Tuesday, August 23, 2016

August 23: Sloughing Off, Sewer Problems Again, Simplifying

A kind of nothing is what I wish to accomplish, a single-minded trek toward that place where any shutter left open to the zenith at night will record the wheeling of all the sky's stars as a pattern of perfect, concentric circles.  I seek a reduction, a shedding, a sloughing off.

Hallelujah to Dillard!  I am totally with her this evening in her urge to reduce, shed, slough off, simplify.  She is talking about taking life down to its barest elements and being satisfied.  No city lights and sound and pollution.  No cell phone vibrating with texts.  Nothing but stars and clouds wheeling through the heavens.

I am sitting in my university office, waiting to teach my evening class.  First year composition.  Nineteen fresh and eager minds.  Well, nineteen minds.  Not so sure about the fresh and eager.  In a little over an hour, I will be able to see what kind of hand I've been dealt.

My day has been complicated.  I just finished a little over nine-and-a-half hours shift in the medical office.  From six in the morning until 3:45 p.m.  During that time, my sewer line backed up in my home.  Had to call a plumber.  I am happy to say that my toilet and bathtub are draining easily.  I am unhappy to report that it cost somewhere between OUCH! and BOING! to get said toilet and bathtub to drain easily.  I had to borrow money from my sister to cover the check.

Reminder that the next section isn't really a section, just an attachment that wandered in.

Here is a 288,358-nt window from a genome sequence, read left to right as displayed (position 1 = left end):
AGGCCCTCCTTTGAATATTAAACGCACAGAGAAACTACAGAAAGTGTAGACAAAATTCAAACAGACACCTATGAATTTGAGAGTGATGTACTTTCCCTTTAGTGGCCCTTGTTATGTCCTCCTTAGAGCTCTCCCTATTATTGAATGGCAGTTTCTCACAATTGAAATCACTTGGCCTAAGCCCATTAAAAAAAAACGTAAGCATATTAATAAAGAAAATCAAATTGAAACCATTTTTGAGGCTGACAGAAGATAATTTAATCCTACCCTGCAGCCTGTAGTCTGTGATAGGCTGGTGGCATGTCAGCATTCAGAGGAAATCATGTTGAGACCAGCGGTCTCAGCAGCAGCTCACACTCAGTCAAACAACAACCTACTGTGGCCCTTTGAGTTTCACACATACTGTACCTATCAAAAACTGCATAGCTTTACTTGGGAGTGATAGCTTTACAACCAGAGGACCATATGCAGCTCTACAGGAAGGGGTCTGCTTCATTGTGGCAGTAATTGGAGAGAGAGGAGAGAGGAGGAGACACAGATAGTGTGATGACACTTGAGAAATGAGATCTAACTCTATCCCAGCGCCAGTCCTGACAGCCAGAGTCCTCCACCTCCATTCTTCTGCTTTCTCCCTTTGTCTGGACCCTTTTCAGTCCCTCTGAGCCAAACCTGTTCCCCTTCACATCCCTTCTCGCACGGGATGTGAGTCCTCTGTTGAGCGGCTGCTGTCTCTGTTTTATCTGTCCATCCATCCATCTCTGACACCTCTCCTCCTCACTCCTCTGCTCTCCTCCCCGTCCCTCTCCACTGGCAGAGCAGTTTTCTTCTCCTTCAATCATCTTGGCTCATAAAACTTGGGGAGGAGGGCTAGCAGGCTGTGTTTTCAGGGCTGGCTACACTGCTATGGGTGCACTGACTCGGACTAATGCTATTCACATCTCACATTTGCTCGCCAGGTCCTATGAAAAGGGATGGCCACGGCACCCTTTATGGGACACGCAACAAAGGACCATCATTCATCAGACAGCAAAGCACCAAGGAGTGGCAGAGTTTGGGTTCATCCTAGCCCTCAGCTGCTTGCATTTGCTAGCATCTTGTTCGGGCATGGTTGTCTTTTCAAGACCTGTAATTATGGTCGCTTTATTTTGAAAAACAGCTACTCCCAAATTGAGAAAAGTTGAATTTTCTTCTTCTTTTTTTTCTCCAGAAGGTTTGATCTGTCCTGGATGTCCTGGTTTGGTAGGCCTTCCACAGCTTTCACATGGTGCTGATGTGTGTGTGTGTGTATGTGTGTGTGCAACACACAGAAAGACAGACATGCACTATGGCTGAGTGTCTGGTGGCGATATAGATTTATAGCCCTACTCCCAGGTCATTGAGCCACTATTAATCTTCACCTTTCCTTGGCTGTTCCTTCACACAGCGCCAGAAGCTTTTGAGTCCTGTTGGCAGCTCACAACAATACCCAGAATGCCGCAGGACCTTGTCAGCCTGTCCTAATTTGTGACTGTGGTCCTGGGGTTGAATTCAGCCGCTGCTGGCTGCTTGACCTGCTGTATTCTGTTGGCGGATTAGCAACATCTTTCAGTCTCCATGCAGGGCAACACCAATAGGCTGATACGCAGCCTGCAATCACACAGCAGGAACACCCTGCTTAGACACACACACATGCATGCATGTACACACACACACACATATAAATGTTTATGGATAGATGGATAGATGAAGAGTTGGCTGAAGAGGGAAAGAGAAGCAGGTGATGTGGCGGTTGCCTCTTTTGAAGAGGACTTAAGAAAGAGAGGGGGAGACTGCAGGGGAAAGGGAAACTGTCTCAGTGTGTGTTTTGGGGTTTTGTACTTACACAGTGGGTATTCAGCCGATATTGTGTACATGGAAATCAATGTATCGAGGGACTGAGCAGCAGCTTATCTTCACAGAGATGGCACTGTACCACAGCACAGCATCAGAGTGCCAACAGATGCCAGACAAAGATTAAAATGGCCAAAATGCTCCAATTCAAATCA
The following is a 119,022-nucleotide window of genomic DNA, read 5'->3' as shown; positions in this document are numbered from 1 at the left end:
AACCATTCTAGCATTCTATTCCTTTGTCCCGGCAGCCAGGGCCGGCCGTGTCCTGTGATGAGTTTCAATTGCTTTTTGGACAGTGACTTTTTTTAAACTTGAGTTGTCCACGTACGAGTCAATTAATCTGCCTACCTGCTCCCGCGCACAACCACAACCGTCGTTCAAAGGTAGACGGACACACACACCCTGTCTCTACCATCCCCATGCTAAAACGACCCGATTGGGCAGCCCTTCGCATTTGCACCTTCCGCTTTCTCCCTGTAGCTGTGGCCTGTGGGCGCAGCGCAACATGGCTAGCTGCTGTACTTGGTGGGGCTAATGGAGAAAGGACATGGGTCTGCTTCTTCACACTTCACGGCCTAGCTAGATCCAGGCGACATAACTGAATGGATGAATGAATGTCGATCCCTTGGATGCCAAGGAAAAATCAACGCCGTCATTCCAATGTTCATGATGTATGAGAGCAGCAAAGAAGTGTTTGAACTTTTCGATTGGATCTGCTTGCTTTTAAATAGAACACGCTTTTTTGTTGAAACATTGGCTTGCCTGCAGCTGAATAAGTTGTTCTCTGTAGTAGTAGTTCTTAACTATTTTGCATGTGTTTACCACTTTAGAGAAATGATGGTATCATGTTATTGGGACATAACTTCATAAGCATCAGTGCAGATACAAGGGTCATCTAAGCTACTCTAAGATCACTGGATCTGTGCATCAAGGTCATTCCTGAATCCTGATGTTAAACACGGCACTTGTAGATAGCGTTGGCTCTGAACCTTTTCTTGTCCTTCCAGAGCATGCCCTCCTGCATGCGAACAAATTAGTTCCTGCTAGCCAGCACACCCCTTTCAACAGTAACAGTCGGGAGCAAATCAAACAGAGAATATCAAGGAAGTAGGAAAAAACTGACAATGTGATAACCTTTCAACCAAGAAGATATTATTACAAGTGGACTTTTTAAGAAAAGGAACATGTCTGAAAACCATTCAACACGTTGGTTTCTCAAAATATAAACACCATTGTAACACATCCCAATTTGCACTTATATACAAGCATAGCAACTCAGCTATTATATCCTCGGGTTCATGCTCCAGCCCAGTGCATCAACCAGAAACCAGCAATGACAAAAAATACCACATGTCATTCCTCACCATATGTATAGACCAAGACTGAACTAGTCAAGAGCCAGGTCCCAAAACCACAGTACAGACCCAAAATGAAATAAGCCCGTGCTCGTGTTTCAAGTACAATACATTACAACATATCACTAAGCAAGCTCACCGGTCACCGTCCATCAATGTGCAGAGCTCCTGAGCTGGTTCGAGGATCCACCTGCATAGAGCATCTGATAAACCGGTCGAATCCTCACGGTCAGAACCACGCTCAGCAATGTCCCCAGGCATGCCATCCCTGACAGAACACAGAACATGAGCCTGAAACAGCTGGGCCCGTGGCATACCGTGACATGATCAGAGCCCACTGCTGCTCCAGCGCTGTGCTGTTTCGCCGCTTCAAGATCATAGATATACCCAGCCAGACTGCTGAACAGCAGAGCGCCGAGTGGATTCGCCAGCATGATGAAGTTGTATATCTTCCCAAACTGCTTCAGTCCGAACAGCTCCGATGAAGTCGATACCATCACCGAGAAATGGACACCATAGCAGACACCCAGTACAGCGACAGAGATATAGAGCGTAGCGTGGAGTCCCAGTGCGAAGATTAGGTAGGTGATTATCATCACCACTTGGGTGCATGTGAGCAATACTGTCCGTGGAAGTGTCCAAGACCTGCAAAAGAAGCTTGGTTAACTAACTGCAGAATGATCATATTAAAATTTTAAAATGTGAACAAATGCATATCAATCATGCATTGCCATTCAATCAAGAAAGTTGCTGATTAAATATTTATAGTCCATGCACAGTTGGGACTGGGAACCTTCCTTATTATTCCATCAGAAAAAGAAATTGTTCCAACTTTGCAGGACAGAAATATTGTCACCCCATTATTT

Sometimes, I get the feeling that I have done something to offend the cosmos.  When floods and earthquakes happened in Ancient Greece, some angry god or goddess was to blame, exacting revenge on a stupid virgin who took a crap in a sacred orchard or something.  So, what I want to know is whose divine apple tree did I piss on recently?

Of course, God doesn't work that way really.  I know that.  However, after shelling out close to an entire paycheck to have a working toilet in my house, I'm beginning to feel like I have some target on my soul.  Yet, as the pastor at my wife's church always says, "God is good."  And we respond, "All the time!"  Then he says, "All the time!"  And we answer, "God is good!"

Saint Marty has to remind himself of God's goodness every once in a while, especially when he's got sewage in his bathtub and a classroom of composition students to entertain for three hours.

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